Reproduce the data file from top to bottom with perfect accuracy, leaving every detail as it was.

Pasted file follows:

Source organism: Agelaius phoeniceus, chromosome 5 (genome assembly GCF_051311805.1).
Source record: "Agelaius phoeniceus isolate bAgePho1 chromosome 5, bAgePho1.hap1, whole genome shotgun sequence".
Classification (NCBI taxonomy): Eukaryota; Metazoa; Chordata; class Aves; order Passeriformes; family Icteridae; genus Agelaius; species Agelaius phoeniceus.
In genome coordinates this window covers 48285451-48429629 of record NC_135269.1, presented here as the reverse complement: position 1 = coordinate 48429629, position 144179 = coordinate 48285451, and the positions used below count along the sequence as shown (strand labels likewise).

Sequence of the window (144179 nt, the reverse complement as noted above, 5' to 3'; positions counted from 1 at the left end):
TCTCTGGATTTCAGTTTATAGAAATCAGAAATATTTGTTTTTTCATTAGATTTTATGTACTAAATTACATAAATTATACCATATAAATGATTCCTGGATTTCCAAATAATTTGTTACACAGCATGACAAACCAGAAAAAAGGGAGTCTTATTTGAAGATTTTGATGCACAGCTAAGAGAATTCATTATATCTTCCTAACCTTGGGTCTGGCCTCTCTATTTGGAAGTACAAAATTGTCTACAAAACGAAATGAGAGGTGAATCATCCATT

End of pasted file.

Source organism: Agelaius phoeniceus, chromosome 5 (genome assembly GCF_051311805.1).
Source record: "Agelaius phoeniceus isolate bAgePho1 chromosome 5, bAgePho1.hap1, whole genome shotgun sequence".
Classification (NCBI taxonomy): Eukaryota; Metazoa; Chordata; class Aves; order Passeriformes; family Icteridae; genus Agelaius; species Agelaius phoeniceus.
In genome coordinates this window covers 48285451-48429629 of record NC_135269.1, presented here as the reverse complement: position 1 = coordinate 48429629, position 144179 = coordinate 48285451, and the positions used below count along the sequence as shown (strand labels likewise).

Sequence of the window (144179 nt, the reverse complement as noted above, 5' to 3'; positions counted from 1 at the left end):
TCTCTGGATTTCAGTTTATAGAAATCAGAAATATTTGTTTTTTCATTAGATTTTATGTACTAAATTACATAAATTATACCATATAAATGATTCCTGGATTTCCAAATAATTTGTTACACAGCATGACAAACCAGAAAAAAGGGAGTCTTATTTGAAGATTTTGATGCACAGCTAAGAGAATTCATTATATCTTCCTAACCTTGGGTCTGGCCTCTCTATTTGGAAGTACAAAATTGTCTACAAAACGAAATGAGAGGTGAATCATCCATT